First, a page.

Phosphate
    Phosphate
    A phosphate, an inorganic chemical, is a salt of phosphoric acid. In organic chemistry, a phosphate, or organophosphate, is an ester of phosphoric acid. Organic phosphates are important in biochemistry and biogeochemistry or ecology. Inorganic phosphates are mined to obtain phosphorus for use in...

    :
    • Stimulates PO3-4 release from bones, thereby increasing blood PO3-4.
    • Inhibits PO3-4 reabsorption in kidney
      Kidney
      The kidneys, organs with several functions, serve essential regulatory roles in most animals, including vertebrates and some invertebrates. They are essential in the urinary system and also serve homeostatic functions such as the regulation of electrolytes, maintenance of acid–base balance, and...

      , so more PO3-4 is excreted
    • Overall, small net drop in serum PO3-4.

    Skin
    Human skin
    The human skin is the outer covering of the body. In humans, it is the largest organ of the integumentary system. The skin has multiple layers of ectodermal tissue and guards the underlying muscles, bones, ligaments and internal organs. Human skin is similar to that of most other mammals,...

    Secreted hormone | From cells Effect
    Calcidiol
    Calcidiol
    Calcifediol , also known as calcidiol, 25-hydroxycholecalciferol, or 25-hydroxyvitamin D , is a prehormone that is produced in the liver by hydroxylation of vitamin D3 by the enzyme cholecalciferol 25-hydroxylase...

     (25-hydroxyvitamin D3)
    Inactive form of vitamin D3

    Heart
    Heart
    The heart is a myogenic muscular organ found in all animals with a circulatory system , that is responsible for pumping blood throughout the blood vessels by repeated, rhythmic contractions...

    Secreted hormone | Abbreviation | From cells Effect
    Atrial-natriuretic peptide ANP Cardiac myocytes
    Cardiac muscle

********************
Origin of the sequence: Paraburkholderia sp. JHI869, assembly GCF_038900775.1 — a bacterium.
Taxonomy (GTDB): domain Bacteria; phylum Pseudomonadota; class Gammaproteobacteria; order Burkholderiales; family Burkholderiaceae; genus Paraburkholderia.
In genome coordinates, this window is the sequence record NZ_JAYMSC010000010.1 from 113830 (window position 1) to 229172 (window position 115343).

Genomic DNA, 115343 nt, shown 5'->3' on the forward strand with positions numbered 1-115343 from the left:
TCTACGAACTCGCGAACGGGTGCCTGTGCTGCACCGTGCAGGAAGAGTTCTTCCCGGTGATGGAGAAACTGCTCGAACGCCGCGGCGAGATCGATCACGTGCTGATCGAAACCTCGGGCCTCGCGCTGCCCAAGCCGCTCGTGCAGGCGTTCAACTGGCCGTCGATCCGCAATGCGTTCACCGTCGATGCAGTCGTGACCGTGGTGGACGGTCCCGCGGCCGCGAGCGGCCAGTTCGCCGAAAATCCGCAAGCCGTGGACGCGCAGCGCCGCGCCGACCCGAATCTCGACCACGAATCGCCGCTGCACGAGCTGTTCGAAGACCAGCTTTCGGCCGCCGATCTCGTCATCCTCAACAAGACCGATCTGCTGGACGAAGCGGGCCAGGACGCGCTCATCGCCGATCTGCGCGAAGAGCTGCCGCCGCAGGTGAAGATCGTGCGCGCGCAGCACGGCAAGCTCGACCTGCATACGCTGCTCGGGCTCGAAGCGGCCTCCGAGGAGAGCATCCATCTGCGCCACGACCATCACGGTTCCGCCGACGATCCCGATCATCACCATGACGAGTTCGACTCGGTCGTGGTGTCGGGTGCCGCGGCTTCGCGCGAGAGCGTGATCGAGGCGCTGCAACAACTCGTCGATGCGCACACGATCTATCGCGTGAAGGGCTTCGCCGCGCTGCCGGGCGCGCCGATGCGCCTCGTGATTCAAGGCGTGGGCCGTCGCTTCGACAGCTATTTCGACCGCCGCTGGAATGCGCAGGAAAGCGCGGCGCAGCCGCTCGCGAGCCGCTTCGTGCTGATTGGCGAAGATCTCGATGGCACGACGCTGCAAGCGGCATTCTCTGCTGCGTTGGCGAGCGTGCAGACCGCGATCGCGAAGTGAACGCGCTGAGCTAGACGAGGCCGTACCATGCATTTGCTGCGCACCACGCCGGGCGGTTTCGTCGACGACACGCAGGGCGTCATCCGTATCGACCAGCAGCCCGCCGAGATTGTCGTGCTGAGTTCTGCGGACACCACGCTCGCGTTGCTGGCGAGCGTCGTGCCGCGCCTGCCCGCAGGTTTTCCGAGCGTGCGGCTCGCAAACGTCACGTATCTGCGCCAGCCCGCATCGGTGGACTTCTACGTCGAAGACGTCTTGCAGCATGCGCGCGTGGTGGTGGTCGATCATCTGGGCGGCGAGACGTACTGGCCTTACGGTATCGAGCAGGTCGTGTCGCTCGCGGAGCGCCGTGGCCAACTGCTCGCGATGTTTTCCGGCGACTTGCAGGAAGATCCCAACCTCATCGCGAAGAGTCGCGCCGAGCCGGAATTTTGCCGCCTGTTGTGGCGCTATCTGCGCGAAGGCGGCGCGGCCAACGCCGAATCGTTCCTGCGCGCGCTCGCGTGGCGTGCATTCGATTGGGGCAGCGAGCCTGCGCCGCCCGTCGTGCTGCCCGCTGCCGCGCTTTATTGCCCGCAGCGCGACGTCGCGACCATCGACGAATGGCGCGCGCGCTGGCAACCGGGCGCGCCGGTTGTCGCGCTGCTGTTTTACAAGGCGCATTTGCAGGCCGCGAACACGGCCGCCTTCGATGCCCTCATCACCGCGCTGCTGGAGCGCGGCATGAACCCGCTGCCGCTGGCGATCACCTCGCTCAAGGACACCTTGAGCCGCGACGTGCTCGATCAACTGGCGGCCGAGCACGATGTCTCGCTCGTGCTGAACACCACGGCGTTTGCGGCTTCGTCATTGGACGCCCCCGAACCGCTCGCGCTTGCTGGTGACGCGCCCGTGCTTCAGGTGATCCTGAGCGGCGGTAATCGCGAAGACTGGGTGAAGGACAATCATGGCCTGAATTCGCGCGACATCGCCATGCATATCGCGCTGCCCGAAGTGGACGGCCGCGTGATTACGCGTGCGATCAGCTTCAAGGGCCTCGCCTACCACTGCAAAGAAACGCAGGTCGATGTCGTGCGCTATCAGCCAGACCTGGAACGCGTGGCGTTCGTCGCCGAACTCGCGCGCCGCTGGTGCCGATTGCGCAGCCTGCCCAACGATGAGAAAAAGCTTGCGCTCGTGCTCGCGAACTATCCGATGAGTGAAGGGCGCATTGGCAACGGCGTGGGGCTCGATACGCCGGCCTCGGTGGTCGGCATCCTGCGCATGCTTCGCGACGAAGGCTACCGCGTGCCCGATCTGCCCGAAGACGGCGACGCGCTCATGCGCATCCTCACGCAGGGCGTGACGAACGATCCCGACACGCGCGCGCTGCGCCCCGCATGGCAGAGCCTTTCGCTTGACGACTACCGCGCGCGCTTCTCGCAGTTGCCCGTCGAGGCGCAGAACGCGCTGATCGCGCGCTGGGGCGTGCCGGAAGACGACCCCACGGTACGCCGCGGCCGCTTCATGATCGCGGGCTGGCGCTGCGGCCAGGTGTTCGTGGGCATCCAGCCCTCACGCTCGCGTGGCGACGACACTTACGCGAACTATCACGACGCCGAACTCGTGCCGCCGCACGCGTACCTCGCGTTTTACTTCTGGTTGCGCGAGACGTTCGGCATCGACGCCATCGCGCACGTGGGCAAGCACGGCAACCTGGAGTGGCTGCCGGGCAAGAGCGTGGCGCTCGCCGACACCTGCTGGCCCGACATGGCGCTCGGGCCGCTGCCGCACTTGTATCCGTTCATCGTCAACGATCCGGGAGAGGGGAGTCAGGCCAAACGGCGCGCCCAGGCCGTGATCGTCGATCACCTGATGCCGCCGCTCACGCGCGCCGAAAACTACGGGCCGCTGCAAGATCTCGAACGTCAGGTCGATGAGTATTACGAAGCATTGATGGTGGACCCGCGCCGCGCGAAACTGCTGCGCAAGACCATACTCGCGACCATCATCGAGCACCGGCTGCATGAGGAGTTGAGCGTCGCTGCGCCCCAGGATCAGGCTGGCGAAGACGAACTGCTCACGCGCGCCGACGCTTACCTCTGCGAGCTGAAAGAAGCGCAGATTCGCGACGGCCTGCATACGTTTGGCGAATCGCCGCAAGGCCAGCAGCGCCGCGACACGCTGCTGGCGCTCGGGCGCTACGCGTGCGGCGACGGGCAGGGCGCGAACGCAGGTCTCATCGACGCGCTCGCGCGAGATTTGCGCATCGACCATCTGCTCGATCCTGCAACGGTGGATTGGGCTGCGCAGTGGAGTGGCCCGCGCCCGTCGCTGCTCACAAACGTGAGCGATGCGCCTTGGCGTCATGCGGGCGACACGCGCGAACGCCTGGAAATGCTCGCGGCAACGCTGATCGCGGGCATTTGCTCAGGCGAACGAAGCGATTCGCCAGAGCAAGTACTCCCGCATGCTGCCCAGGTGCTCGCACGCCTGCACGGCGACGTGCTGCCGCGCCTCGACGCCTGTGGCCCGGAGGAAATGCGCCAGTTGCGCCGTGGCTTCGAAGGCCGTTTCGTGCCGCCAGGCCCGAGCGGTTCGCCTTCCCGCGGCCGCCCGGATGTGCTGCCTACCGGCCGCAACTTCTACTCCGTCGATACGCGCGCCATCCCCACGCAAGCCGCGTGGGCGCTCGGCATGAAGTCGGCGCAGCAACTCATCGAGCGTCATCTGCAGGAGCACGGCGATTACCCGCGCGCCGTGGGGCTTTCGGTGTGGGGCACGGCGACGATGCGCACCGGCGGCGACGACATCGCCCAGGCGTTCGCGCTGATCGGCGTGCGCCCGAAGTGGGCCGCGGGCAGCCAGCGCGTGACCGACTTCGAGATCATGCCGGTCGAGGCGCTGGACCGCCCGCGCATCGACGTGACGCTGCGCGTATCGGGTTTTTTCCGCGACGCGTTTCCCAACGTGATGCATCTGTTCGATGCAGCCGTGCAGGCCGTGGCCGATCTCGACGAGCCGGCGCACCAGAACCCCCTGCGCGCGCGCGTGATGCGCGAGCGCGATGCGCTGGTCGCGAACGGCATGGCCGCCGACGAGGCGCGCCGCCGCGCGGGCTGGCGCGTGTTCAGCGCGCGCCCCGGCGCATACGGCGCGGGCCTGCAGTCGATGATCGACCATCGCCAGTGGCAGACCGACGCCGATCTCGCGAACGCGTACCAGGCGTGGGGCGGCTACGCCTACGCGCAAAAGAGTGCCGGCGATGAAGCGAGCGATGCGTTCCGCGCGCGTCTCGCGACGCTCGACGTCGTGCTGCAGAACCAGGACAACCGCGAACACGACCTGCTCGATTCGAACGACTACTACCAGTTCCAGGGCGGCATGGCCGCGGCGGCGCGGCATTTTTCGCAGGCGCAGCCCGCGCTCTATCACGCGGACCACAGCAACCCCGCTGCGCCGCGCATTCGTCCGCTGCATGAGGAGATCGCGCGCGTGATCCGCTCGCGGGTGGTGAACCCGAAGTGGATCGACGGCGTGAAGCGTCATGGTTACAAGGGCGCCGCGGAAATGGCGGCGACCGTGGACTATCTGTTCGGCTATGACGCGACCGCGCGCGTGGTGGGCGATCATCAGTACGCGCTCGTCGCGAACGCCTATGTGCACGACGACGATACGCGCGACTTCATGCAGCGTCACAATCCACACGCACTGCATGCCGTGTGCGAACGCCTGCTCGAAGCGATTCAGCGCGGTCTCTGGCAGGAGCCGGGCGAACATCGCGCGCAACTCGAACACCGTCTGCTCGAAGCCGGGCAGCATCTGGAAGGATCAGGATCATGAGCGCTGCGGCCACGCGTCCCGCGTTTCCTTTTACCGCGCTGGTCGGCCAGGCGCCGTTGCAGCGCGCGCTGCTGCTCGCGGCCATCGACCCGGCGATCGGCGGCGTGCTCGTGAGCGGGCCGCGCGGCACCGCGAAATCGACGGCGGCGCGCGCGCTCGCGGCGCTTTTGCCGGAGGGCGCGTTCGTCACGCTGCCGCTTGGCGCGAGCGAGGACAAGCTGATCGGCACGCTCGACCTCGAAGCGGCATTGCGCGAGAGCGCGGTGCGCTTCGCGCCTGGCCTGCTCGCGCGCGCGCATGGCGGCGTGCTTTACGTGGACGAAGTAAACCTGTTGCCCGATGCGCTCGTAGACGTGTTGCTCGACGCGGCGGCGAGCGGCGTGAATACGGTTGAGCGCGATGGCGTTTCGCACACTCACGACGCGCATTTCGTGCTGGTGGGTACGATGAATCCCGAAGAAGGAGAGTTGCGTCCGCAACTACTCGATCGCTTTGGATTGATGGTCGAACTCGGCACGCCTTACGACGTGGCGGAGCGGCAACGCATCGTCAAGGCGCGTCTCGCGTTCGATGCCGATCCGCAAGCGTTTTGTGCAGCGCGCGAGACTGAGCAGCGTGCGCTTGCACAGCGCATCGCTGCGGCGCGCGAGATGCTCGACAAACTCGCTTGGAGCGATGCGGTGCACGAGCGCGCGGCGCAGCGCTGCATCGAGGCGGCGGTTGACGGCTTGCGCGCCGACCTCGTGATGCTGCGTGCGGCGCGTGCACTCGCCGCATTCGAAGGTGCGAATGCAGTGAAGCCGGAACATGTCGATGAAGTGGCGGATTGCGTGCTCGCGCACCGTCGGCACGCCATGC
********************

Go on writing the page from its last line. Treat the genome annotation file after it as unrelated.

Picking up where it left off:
Cardiac muscle is a type of involuntary striated muscle found in the walls and histologic foundation of the heart, specifically the myocardium. Cardiac muscle is one of three major types of muscle, the others being skeletal and smooth muscle...

     
    Reduce blood pressure
    Blood pressure
    Blood pressure is the pressure exerted by circulating blood upon the walls of blood vessels, and is one of the principal vital signs. When used without further specification, "blood pressure" usually refers to the arterial pressure of the systemic circulation. During each heartbeat, BP varies...

     by:
    reducing systemic
    Systemic circulation
    Systemic circulation is the part of the cardiovascular system which carries oxygenated blood away from the heart to the body, and returns deoxygenated blood back to the heart. This physiologic theory of circulation was first described by William Harvey...

     vascular resistance
    Vascular resistance
    Vascular resistance is a term used to define the resistance to flow that must be overcome to push blood through the circulatory system. The resistance offered by the peripheral circulation is known as the systemic vascular resistance , while the resistance offered by the vasculature of the lungs...

    ,
    reducing blood water, sodium and fats
    Brain natriuretic peptide
    Brain natriuretic peptide
    Brain natriuretic peptide , now known as B-type natriuretic peptide or GC-B, is a 32 amino acid polypeptide secreted by the ventricles of the heart in response to excessive stretching of heart muscle cells...

    BNP Cardiac myocytes
    Cardiac muscle
    Cardiac muscle is a type of involuntary striated muscle found in the walls and histologic foundation of the heart, specifically the myocardium. Cardiac muscle is one of three major types of muscle, the others being skeletal and smooth muscle...